Fiscus

Bob Fiscus, right, Sharon’s city manager and fire chief, receives his certification from Dr. Kirby Kiefer, deputy superintendent of the National Fire Academy, as an executive fire officer. Fiscus is one of about 53 EFOs in the state.

SHARON – Pennsylvania had only 52 executive fire officers until the most recent class graduated last week. Now, there is one more – Bob Fiscus of Sharon.

Fiscus finished the four-year program June 30 through the Federal Emergency Management Agency’’s National Emergency Training Center in Emmitsburg, Md.

Sharon’s fire chief, who also doubles as the city manager, said a lot of the training was pertinent to both jobs.

“They put a lot of emphasis on leadership,” Fiscus said.

In addition, the main instructor’s background mirrored Fiscus’ in that he was a fire chief who became a community development director and eventually a city manager in New Jersey.

The program was broken up into year-long courses, with the first focusing on executive development.

It is designed to assist fire service personnel in developing effective management and leadership skills as they make the transition from manager to senior executive. The students learn how to enhance team development and how to apply research.

The second-year course focuses on executive analysis of community risk reduction.

This course explores developing partnerships with the community to implement programs, initiatives and services that prevent or mitigate the risk of manmade or natural disasters.

“This taught me to step back and look at things from a broader perspective,” Fiscus said. “It makes you look at things much more strategically. It recommends you have research to back everything up.”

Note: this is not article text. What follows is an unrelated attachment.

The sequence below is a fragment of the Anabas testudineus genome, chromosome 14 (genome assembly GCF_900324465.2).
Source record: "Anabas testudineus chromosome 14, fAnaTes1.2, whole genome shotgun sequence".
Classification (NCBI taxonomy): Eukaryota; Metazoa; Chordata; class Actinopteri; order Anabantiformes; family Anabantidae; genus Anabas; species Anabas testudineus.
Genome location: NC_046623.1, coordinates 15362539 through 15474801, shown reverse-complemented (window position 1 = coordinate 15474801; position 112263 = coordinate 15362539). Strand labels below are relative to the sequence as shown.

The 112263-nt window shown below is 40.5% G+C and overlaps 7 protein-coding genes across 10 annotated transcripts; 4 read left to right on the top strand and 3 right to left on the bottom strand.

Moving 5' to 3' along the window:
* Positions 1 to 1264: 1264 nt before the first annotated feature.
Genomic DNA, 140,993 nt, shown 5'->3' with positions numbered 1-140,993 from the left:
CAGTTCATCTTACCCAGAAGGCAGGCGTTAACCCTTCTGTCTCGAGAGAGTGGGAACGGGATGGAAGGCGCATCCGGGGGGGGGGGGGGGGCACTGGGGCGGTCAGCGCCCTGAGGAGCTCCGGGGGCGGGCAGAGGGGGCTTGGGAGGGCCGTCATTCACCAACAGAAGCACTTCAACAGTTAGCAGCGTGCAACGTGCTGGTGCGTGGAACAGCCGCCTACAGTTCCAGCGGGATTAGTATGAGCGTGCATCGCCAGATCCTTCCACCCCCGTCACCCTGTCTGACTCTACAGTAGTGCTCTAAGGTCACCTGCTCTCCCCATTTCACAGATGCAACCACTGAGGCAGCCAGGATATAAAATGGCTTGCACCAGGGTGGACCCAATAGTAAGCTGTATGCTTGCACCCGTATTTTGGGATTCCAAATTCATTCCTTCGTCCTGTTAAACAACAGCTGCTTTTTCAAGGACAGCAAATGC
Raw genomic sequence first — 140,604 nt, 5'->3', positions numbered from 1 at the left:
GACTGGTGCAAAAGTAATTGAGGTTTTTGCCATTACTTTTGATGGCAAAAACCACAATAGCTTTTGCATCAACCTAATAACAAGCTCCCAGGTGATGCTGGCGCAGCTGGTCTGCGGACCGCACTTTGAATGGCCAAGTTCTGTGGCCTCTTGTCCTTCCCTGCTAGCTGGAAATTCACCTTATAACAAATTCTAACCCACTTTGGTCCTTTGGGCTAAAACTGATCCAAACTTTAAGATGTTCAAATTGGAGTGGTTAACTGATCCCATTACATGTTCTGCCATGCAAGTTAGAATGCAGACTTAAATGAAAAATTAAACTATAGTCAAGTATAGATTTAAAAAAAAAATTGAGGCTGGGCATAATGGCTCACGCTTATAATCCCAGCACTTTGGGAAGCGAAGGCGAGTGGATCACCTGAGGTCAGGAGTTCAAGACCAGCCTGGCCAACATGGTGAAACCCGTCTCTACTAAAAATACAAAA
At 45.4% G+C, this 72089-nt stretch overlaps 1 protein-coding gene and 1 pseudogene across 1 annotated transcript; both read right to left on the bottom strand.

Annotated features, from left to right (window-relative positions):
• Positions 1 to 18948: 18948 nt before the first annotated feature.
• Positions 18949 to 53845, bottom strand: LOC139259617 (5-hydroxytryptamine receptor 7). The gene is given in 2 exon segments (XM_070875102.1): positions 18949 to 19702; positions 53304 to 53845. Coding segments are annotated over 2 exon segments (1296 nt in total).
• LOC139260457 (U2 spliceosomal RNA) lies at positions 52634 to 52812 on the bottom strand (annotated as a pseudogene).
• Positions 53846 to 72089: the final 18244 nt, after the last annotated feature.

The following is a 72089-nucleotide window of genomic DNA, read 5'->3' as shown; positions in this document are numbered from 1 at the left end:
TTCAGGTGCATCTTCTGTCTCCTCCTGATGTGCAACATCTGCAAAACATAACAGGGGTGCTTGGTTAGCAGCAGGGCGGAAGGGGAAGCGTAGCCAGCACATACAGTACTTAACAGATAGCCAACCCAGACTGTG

The third-year course is executive analysis of fire service operations in emergency management.

The course is designed to help senior staff officers better prepare their communities for large-scale, multiagency, all-hazard incidents. Throughout the course, students are presented with a series of senior staff level issues that require extensive analysis.

The fourth-year course focuses on leadership.

In the final year, participants are required to share contemporary cases that contain adaptive problems. A one-day staff ride is offered to Gettysburg National Military Park, where frameworks of leadership presented throughout the EFO program are discussed, further analyzed and applied in light of the historic 1863 event.

One of the biggest factors that made the course invaluable was that Fiscus networked with his peers from all over the nation.

“The ability to network with those guys was a huge benefit,” he said. “I know we’ll continue to stay in touch with each other.”

Follow Melissa Klaric on Twitter and Facebook @HeraldKlaric, email: mklaric@sharonherald.com